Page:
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HAMLET ON A FUTURE STATE.—(Shakespeare.)
To be, or not to be, -that is the question :-
HAMLET TO THE PLAYERS.—(Shakespeare.) SPEAK the speech, I pray you, as I pronounced it to you, trippingly on the tongue; but if you mouth it, as many of our players do, I had as lief the town-crier spoke my lines. Nor do not saw the air too much with your hand—thus—but use all gently ; for in the very torrent, tempest, and (as I may say) whirlwind of your passion, you must acquire and beget a temperance that may give it smoothness. Oh! it offends me to the soul to hear a robustious periwig-pated fellow tear a passion to tatters, to very rags, to split the ears of the groundlings: who, for the most part, are capable of nothing but inexplicable dumb show and noise! I would have such a fellow whipped for o'erdoing Termagant; it out-herods Herod : pray you, avoid it. Be not too tame neither, but let your own discretion be your tutor : suit the action to the word, the word to the action ; with this special observance, that you o'erstep not the modesty of nature, for anything so overdone is from the purpose of playing; whose end both at the first and now, was and is, to hold, as 'twere, the mirror up to nature; to show virtue her own feature, scorn her own image, and the very age and body of the time, his form and pressure. Now, this overdone, or come tardy off, though it make the unskilful laugh, cannot but make the judicious grieve; the censure of which one must, in your allowance, o'erweigh a whole theatre of others. Oh! there be players that I have seen play-and heard others praise, and that highly,not to speak it profanely, that, neither having the accent of Christian, nor the gait of Christian, Pagan, nor man, have so strutted and bellowed, that I have thought some of nature's journeymen had made men, and not made them well, they imitated humanity so abominably.
HUMOROUS POETICAL SELECTIONS.
THE FOX AND THE CROW. “ The fox and the crow” in prose, I well know, many boys and girls can rehearse; but perhaps it will tell pretty nearly as well, if I try the same fable in verse.
In a dairy, a crow having ventured to go, some food for her young ones to seek, flew up to the trees with a large piece of cheese, which she joyfully held in her beak. A fox who lived by, to the tree saw her fly, and to share in the prize made a vow ; for having just dined, he for cheese felt inclined, so he went and sat under the bough. “A very fine day”—not a word did she say. “The wind, I believe, ma'am, is south. A fine harvest for peas." He then looked at the cheese ; but the crow did not open her mouth. Sly Reynard, not tired, her plumage admired—“How charming! how brilliant its hue. The voice must be fine of a bird so divine! Ah, just let me hear it, pray do. Believe me, I long to hear a sweet song.” So the silly crow foolishly tries. But she scarce gave one squall, when the cheese she let fall, and the fox, he made off with his prize.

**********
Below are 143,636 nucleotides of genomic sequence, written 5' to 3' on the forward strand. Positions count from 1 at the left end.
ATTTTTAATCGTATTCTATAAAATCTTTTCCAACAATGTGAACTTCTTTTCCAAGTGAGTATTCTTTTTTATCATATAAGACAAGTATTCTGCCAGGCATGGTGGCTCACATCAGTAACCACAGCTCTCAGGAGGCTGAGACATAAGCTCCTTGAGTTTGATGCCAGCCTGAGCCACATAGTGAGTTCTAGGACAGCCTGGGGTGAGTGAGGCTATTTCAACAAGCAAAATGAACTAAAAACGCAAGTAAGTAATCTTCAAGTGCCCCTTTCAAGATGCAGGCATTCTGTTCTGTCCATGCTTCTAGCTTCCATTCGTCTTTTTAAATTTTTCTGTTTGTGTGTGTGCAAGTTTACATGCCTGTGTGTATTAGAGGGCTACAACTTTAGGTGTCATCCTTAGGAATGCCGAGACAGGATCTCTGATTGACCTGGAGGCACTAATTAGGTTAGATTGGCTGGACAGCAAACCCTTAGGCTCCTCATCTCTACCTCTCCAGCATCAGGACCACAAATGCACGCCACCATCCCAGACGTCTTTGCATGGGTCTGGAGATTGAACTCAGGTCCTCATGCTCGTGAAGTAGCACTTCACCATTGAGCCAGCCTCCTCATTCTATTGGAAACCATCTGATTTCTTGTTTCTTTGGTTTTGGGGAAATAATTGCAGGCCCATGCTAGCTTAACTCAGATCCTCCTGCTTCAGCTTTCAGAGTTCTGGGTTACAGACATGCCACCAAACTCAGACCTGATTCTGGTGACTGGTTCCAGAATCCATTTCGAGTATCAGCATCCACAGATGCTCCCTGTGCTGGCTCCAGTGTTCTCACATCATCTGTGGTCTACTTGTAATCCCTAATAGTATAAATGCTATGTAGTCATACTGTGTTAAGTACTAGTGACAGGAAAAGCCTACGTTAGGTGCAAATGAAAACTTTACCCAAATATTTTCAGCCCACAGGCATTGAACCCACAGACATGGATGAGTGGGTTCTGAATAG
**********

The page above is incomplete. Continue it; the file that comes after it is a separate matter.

Too CLEVER. From Nelson's “ROYAL READERS,” No. II., by the kind permission
of the Publishers. FRED came from school the first half year as learned as could be, and wished to show to all around how
smart a boy was he. And so at dinner he began
Papa, you think you see two roasted chickens on that dish, now I will prove them three. First, this is one, and that is two, as plain as plain can be; I add the one unto the two, and two and one make three.” “
Just so," then answered his papa ; “if what you say is true, I will take one, mamma takes one, the third we leave for you."
FREDDIE AND THE CHERRY-TREE. (From AUNT EFFIE's RHYMES,” by kind permission of Messrs.
G. ROUTLEDGE & Sons.)
Hanging on a cherry-tree,
Will you not come down to me ?”
“ We would rather stay up here;
You would eat us up, I fear.”
Dangled from a slender twig ;-
"Red and ripe, and O, how big !"
Little master, if you can.
“ If I were a grown-up man.”
Standing high upon his toes;
And laughed, and tickled Freddie's nose.
“I shall have them when it's right;" But a blackbird whistled boldly,
“I shall eat them all to-night !"
THE VOYAGE IN THE ARM-CHAIR.
(From the “CHILDREN'S FRIEND,” by kind permission of
Papa ! dear Papa ! we've had such a fine game !
We played at a sail on the sea :
And it sailed —O, as nice as could be !
We made Mary the captain, and Bob was the boy
Who cried, “ Ease her !” “ Back her !” and “Slow !" And Jem was the steersman who stands at the wheel,
And I watched the engines below.
We had for a passenger Grandmamma's cat,
And as Tom could not pay, he went free;
And we got to the sideboard at three.
Tom overboard jumped to the floor! And though we called, “ Tom! come back ! don't be
Till I tell you the end of our sail :
And at four o'clock saw such a whale !
The whale was the sofa, and it, dear Papa,
Is at least twice as large as our ship ! The captain called out, “ Turn the ship round about !
0, I wish I had not come this trip!”
And hide in some corner quite snug;"